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Section 3: ART Cycles Using Frozen Nondonor Embryos

How does the implantation percentage for frozen nondonor embryos differ among women of different ages?

Among women using fresh nondonor eggs or embryos, the percentage of embryos transferred that resulted in implantation decreased as the age of the woman increased (see Figure 34). Figure 43 shows the same relationship between implantation percentage and the age of the woman when frozen nondonor embryos were transferred; the percentage of frozen nondonor embryos transferred that resulted in implantation decreased as the age of the woman increased (from about 25% among women younger than 35 to 11% among women older than 44).

The percentage of embryos transferred that resulted in implantation among women using frozen nondonor embryos was higher in age groups among women 38 years or older compared with the implantation percentage among women using fresh nondonor embryos (see Figure 34) in the same age groups as follows:

  • 18% (frozen) vs. 17% (fresh) among women aged 38–40 years
  • 15% (frozen) vs. 9% (fresh) among women aged 41–42 years
  • 11% vs. 4% among women aged 43–44 years
  • 11% vs. 2% among women older than age 44 years
Figure 43: Percentages of Embryos Transferred That Resulted in Implantation Among Women Using Frozen Nondonor Embryos, by Age Group, 2009.

What is the percentage of transfers that result in live births and singleton live births for ART cycles using frozen nondonor embryos?

Frozen nondonor embryos were used in approximately 18% of all ART cycles performed in 2009 (26,069 cycles). Figure 44 compares percentages of transfers that resulted in live births and singleton live births for frozen nondonor embryos with those for fresh nondonor embryos among women using their own eggs. Because some embryos do not survive the thawing process, the percentage of thawed embryos that result in live births is usually lower than the percentage of transfers that result in live births. In 2009, percentages for frozen nondonor embryos were lower than for fresh nondonor embryos, and the average number of embryos transferred was similar for cycles using frozen nondonor embryos, or lower than for those using fresh nondonor embryos depending on the woman's age. (See the national summary table for information on the average number of embryos transferred for these cycles.) It is important to note that cycles using frozen nondonor embryos are both less expensive and less invasive than those using fresh nondonor embryos because the woman does not have to go through the fertility drug stimulation and egg retrieval steps again.

Figure 44: Percentages of Transfers That Resulted in Live Births and Singleton Live Births for ART Cycles Using Frozen Nondonor Embryos and ART Cycles Using Fresh Nondonor Embryos, 2009.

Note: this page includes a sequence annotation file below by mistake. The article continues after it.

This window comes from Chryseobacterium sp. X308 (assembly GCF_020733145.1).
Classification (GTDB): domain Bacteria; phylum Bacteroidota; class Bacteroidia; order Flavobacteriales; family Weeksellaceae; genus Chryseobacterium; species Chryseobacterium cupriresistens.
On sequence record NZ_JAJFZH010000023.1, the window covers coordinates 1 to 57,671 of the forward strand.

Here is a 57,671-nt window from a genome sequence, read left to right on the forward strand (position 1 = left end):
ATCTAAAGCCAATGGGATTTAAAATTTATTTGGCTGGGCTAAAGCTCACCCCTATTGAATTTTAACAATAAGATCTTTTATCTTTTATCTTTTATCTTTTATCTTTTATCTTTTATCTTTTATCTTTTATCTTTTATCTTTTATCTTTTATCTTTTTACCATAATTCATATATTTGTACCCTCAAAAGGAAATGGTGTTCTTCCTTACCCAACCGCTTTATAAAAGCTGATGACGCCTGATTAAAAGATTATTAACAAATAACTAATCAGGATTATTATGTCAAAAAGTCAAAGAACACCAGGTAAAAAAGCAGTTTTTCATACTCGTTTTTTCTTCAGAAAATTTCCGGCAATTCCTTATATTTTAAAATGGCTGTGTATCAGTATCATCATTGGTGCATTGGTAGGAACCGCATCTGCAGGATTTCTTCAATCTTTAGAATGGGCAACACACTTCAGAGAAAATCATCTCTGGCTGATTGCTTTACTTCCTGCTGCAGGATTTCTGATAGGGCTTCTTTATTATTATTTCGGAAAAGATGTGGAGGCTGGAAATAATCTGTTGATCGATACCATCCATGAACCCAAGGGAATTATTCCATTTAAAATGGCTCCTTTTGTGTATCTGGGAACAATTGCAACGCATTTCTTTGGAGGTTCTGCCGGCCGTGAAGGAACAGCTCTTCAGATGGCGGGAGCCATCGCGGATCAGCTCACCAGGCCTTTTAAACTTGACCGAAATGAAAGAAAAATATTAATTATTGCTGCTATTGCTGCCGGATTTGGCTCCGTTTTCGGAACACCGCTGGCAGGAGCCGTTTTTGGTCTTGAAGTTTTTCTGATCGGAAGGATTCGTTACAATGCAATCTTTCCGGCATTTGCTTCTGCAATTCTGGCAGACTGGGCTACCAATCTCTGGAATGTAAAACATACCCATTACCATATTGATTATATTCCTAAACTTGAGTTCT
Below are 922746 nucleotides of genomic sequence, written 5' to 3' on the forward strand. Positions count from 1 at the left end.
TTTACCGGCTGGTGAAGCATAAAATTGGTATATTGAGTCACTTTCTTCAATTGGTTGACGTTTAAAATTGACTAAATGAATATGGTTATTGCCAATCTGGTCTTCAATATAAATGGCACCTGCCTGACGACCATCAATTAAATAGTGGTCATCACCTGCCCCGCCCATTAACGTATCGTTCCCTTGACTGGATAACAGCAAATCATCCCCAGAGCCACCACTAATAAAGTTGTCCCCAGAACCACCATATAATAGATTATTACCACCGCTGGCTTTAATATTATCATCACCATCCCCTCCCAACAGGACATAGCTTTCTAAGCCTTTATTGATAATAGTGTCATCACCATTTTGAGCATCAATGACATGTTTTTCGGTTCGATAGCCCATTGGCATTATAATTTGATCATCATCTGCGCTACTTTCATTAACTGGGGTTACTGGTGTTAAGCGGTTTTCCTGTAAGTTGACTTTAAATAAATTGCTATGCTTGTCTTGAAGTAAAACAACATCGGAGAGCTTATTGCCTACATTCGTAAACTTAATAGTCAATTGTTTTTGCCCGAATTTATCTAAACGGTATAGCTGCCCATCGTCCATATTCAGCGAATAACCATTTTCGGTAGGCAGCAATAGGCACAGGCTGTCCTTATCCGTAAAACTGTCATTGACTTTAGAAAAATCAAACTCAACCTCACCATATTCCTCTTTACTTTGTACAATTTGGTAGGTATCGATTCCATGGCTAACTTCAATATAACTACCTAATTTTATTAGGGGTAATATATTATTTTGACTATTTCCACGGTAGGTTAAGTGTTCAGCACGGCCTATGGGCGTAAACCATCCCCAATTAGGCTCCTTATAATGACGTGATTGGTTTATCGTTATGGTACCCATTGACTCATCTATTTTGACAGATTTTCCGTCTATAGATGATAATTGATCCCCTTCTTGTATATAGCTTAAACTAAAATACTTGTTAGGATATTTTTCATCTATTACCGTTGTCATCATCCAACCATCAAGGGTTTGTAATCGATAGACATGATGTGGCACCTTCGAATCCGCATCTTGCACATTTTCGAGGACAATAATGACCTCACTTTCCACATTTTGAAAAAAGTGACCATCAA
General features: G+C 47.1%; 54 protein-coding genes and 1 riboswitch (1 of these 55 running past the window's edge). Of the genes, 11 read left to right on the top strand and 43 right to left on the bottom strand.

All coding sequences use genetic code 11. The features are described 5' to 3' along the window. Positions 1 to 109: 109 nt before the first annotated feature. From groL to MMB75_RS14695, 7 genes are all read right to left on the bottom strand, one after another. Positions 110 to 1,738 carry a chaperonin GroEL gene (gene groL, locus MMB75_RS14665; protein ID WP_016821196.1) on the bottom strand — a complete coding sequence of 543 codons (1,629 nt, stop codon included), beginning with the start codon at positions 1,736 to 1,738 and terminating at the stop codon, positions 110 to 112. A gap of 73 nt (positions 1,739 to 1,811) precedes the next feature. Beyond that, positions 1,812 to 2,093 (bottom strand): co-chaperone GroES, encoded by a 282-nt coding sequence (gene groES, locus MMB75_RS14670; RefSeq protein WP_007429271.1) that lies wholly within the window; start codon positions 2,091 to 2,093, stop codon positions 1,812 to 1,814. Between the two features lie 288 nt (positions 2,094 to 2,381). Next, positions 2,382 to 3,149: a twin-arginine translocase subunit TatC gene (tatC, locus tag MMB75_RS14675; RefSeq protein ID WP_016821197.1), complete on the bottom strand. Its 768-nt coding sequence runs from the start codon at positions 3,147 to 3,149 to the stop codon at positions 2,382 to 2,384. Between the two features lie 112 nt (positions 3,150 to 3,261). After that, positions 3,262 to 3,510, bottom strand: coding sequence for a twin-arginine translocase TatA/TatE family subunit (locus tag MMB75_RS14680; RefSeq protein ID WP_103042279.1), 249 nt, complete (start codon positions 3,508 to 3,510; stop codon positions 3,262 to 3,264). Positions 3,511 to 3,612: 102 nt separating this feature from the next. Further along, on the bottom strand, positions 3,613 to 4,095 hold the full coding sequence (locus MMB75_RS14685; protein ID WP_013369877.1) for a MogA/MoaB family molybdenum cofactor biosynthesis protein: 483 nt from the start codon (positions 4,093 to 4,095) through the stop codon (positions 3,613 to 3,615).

Figure 44: Percentages of Transfers That Resulted in Live Births and Singleton Live Births for ART Cycles Using Frozen Nondonor Embryos and ART Cycles Using Fresh Nondonor Embryos, 2009.

What is the risk of having a multiple-fetus pregnancy or multiple-infant live birth from an ART cycle using frozen nondonor embryos?

Multiple-infant births are associated with greater problems for both mothers and infants, including higher rates of caesarean section, prematurity, low birth weight, and infant disability or death.

Part A of Figure 45 shows that among the 9,487 pregnancies that resulted from ART cycles using frozen nondonor embryos, approximately 67% were singleton pregnancies, 21% were twins, and 2% were triplets or more. Almost 10% of pregnancies ended before the number of fetuses could be accurately determined. Therefore, the percentage of pregnancies with more than one fetus might have been higher than what was reported (approximately 23%).

In 2009, 7,424 pregnancies from ART cycles that used frozen nondonor embryos resulted in live births. Part B of Figure 45 shows that approximately 23% of these live births produced more than one infant. This compares with a multiple-infant birth rate of slightly more than 3% in the general U.S. population.

Although the total rates for multiples were similar for pregnancies and live births, there were more triplet-or-more pregnancies than births. Triplet-or-more pregnancies may be reduced to twins or singletons by the time of birth. This can happen naturally (e.g., fetal death), or a woman and her doctor may decide to reduce the number of fetuses using a procedure called multifetal pregnancy reduction. CDC does not collect information on multifetal pregnancy reductions.

Figure 45: Risks of Having Multiple-Fetus Pregnancies and Multiple-Infant Live Births from ART Cycles Using Frozen Nondonor Embryos, 2009.
 
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